We spent the afternoon and evening of our arrival fishing near a small waterfall that could probably be considered more rapids than falls, but given the choice, I wouldn't take a canoe over it. Above the falls about one-half to three-quarters of a mile was a lake. The outfitter told us he kept a boat on the lake, but there was no motor on the boat.

We talked about making a trip to the small lake, but since we had plenty of exploring to do on Otatakan, we didn't make any plans. Yet.

The fishing under the waterfall had been fun and we caught plenty of fish there the day we arrived. It was only a taste of what was to come.

After a breakfast of fish and fried potatoes, we filled the gas cans for the boats and headed out to go fishing. I can't remember where, it doesn't even matter. The scenery was fantastic and the lake was about eleven miles long. Around the lake, the shoreline rose up in most places and the forest was mainly tamarack and spruce. We did find some places where there were hardwoods, but they were few and far between.

All around were rocks that rose up from the shore and formed small islands on the lake. In one place, right next to a rock that seemed to jut straight up out of the water, we dropped a line down and hauled it up, six feet at a time. The water was more than sixty feet deep.

It was spring, the third week of June and the water was still fairly cold. We started fishing shallow and moved a little deeper and found fish in ten to twelve feet of water. Lots of fish. And they were everywhere. It seemed there wasn't anyplace on the lake that didn't hold fish if you were fishing at the right depth.

We were told in advance that if we picked that lake, we should not expect to catch any trophy walleyes or northern pike, but that we would catch a lot of fish. Many, many walleyes and plenty of northern pike if we wanted them. (We love walleye and we love northern pike almost as much.)

And it was all true. Ninety percent of the walleyes we caught were between 19 and 24 inches long. There were a few that were smaller. None were bigger. Northerns averaged between 20 and 30 inches. Nothing amazing in terms of size, just numbers.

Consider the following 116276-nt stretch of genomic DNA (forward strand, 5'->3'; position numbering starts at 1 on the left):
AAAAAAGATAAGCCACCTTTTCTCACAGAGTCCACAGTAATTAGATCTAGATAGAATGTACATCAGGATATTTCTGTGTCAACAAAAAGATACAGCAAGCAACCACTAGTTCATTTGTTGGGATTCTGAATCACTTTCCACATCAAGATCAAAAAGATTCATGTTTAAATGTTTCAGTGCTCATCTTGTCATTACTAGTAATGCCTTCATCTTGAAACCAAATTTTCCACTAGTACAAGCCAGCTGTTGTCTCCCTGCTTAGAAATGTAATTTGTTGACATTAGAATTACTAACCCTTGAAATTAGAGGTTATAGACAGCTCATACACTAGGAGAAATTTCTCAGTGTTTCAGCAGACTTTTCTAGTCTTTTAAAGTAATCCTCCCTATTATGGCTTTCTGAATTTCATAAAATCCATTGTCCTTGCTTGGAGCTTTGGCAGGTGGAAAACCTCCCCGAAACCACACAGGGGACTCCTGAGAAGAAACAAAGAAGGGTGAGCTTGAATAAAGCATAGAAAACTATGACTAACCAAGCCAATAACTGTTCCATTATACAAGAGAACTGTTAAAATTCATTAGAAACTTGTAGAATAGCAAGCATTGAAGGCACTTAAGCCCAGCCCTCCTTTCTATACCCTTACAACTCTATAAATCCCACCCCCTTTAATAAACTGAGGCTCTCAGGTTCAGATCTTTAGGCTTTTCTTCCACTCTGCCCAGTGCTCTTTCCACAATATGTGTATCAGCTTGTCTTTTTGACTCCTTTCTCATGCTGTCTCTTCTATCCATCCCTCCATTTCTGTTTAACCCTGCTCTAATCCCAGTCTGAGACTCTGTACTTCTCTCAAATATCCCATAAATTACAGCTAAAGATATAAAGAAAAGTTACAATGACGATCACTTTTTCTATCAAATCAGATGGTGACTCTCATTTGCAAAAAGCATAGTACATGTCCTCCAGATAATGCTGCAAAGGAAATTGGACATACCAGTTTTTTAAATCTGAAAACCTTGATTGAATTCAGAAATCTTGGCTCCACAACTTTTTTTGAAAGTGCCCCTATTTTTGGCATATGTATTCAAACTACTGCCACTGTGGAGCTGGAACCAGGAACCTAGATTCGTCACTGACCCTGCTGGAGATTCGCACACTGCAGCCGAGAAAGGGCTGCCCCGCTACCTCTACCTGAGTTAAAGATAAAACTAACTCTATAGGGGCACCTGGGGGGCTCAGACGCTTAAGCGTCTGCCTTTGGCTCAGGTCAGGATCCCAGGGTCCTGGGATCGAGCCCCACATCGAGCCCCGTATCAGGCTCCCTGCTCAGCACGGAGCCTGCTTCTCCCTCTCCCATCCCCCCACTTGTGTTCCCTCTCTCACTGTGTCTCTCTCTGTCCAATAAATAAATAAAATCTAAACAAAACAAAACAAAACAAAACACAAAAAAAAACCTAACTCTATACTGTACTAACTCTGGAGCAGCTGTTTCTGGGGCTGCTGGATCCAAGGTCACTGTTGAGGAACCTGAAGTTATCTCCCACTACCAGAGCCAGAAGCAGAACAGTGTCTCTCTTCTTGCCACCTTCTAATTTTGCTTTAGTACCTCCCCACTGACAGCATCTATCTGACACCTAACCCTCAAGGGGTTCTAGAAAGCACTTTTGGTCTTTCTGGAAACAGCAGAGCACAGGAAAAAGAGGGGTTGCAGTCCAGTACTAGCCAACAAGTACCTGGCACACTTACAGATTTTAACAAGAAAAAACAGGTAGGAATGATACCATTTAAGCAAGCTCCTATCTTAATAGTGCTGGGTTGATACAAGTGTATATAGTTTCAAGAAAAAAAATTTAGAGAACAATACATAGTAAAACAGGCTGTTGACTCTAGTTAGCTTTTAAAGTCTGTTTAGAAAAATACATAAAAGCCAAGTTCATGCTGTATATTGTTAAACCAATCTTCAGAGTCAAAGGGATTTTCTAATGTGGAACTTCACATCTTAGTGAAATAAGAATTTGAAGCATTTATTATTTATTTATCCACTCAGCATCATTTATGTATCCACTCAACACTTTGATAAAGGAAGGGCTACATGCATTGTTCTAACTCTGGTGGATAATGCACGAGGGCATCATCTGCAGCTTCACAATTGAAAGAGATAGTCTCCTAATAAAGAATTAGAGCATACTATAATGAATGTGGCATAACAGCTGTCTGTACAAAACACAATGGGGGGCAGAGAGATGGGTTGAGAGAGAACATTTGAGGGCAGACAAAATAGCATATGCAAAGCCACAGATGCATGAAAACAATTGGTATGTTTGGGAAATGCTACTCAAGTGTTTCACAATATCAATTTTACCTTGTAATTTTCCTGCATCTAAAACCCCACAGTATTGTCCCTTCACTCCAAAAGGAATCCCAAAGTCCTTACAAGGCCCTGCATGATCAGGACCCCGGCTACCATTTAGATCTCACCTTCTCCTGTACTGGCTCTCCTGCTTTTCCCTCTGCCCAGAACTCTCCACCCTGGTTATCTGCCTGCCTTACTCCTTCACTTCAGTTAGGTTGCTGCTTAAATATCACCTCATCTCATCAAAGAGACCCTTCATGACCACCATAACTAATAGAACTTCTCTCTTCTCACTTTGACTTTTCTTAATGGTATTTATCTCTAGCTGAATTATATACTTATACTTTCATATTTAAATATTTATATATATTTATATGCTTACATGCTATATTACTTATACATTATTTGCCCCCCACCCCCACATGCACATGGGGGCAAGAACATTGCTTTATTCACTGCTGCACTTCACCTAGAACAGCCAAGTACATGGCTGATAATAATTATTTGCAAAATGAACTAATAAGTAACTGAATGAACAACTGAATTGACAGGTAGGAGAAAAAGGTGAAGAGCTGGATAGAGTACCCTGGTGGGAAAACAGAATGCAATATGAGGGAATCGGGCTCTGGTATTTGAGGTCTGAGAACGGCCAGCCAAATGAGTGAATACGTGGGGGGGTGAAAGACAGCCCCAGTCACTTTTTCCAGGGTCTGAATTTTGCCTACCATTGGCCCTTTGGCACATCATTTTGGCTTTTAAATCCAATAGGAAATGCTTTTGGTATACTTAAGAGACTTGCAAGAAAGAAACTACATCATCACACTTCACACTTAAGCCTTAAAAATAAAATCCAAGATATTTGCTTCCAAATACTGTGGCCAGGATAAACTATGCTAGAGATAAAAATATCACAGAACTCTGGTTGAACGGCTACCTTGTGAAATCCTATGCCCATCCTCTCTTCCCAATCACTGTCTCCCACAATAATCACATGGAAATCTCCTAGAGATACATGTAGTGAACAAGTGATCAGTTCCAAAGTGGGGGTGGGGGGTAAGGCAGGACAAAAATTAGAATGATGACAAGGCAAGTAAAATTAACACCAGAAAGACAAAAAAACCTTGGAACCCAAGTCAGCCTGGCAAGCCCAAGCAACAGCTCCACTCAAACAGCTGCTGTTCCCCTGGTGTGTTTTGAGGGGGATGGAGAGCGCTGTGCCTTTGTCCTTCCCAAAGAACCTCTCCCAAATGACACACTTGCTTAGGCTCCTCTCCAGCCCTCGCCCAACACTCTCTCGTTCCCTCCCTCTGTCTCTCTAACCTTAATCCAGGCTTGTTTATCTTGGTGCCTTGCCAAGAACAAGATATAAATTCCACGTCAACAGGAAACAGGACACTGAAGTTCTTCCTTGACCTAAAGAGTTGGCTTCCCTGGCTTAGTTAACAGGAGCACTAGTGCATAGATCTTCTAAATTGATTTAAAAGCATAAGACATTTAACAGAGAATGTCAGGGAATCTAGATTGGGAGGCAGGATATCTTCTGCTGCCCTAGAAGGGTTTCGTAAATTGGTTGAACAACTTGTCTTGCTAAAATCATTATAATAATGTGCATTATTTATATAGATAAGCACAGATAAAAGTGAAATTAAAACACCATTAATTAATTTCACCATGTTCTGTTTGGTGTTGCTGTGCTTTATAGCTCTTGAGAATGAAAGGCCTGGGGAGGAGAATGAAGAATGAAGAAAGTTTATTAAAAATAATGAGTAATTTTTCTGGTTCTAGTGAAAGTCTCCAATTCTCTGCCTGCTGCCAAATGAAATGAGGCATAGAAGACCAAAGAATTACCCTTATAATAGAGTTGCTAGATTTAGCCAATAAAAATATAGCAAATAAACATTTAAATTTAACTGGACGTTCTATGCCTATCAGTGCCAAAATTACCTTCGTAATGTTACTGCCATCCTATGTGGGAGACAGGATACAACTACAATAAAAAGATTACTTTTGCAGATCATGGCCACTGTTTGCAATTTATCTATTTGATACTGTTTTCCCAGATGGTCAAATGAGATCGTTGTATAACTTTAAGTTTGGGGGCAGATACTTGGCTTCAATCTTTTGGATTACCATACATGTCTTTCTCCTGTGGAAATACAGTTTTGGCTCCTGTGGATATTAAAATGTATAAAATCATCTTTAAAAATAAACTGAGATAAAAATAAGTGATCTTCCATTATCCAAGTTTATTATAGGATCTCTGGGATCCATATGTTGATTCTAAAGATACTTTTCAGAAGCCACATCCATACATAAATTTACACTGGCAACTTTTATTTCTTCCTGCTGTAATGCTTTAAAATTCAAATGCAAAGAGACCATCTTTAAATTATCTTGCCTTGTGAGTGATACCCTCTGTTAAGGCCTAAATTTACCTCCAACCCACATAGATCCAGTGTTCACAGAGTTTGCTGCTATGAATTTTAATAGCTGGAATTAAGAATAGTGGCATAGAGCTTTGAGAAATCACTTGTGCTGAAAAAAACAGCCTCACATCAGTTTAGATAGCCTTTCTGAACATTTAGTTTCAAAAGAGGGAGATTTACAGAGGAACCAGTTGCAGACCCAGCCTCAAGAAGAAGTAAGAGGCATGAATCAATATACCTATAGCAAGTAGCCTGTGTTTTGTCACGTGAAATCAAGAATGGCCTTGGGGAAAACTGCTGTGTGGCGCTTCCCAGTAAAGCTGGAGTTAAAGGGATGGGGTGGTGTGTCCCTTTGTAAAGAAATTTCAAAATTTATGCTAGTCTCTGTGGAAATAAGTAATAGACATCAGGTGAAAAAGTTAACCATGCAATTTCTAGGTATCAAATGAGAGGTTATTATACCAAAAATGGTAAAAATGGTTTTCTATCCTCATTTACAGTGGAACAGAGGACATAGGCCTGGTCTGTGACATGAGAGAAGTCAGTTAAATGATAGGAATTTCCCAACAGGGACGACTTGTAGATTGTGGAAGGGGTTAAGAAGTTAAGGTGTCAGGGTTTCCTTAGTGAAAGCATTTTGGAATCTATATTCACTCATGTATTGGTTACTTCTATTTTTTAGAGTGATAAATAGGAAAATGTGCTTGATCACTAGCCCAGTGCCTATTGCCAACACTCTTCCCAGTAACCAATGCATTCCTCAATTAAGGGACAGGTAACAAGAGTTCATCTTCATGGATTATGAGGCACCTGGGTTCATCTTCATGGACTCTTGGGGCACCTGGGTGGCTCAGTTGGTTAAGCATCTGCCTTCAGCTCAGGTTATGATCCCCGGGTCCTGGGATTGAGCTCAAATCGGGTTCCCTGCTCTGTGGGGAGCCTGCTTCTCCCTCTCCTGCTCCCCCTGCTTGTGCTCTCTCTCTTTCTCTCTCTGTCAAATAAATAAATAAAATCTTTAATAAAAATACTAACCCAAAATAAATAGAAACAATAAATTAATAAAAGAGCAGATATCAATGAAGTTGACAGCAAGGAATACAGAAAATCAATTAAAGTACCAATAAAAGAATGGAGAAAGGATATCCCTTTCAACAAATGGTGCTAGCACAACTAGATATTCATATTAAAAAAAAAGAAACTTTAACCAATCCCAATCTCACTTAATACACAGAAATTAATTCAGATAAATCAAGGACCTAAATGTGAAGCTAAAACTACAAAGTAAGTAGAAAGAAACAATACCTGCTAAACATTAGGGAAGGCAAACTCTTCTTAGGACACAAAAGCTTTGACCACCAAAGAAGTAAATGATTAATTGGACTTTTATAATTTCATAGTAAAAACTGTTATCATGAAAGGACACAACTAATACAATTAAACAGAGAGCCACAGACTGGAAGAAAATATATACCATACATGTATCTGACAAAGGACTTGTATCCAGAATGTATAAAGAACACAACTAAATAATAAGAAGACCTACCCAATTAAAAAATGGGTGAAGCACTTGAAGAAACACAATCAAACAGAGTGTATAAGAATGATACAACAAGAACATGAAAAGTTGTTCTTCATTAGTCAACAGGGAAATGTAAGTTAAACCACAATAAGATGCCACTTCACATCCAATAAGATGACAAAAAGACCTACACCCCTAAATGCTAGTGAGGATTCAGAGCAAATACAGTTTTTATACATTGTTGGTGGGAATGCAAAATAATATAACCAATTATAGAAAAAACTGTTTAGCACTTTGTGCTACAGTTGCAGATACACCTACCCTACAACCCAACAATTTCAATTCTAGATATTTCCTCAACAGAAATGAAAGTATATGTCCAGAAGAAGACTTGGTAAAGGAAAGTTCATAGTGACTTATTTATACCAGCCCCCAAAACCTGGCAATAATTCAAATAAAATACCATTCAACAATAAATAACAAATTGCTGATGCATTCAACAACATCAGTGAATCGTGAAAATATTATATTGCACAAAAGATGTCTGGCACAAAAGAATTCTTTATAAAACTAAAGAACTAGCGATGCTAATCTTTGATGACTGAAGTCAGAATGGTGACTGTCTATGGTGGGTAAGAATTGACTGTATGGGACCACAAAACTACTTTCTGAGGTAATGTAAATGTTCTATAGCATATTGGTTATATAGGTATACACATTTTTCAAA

The first evening, we kept enough fish for dinner and breakfast. All morning long we caught walleyes, one after another. I can't tell you how many we caught. We didn't count. At lunchtime, we pulled the boats up on a rocky shore and I made a fire. Chris and Dad cleaned some fish. I made coffee in a coffee can (a long time dream of my Dad's, I don't know why, it just was.) and it turned out pretty good. We cooked some fish, ate some lunch and went out fishing again.

One fish after another. I'm not kidding. It sounds like the mother of all fish stories, but it was true. We fished, caught fish and threw them back. Some we kept for dinner and breakfast. We brought some meals of meat and chicken along, but we could have eaten fish all week, and mostly we did. Breakfast and lunch were always fish. Except for a couple of meals in the evening, we ate fish.

Mostly we did not keep track of how many fish we caught, but by the third or fourth day we understood why the pilot was bringing us more minnows on Wednesday. I did not understand until we started catching fish why they supplied minnows by the quart and not by the dozen. I suddenly realized it was because no one had time to count that many minnows. They had a scoop that held a quart of minnows and that's how they sold them. On Wednesday, the pilot brought us twelve quarts of minnows. It was a good thing too. The 12 quarts we brought with us initially were nearly gone by Wednesday.

Even when I'm not catching fish, I enjoy fishing. There's just something that takes me to the center of my being about sitting in a boat on a lake fishing. I can fish for hours and not stop, even if I'm not catching fish. It can be 100 degrees in the shade or 20 degrees and sleeting and I'll still be there even if the fish are not biting.

The fish were biting and they bit all week. On one morning, Chris and I sort of kept track and we caught more than one hundred walleyes before lunch between the two of us. More than one hundred. And that was just half the day. What did we do that afternoon? We fished of course and probably caught just as many.

We didn't keep them of course. We were on vacation and who wants to clean that many fish? It was also way over the legal limit.

There's more about the fishing to come in upcoming posts and a lot more about our adventure, so be sure to stop back next week and I'll tell you about my springer spaniel Autumn when she decided to abandon our boat.

A true story by MJ Logan

 

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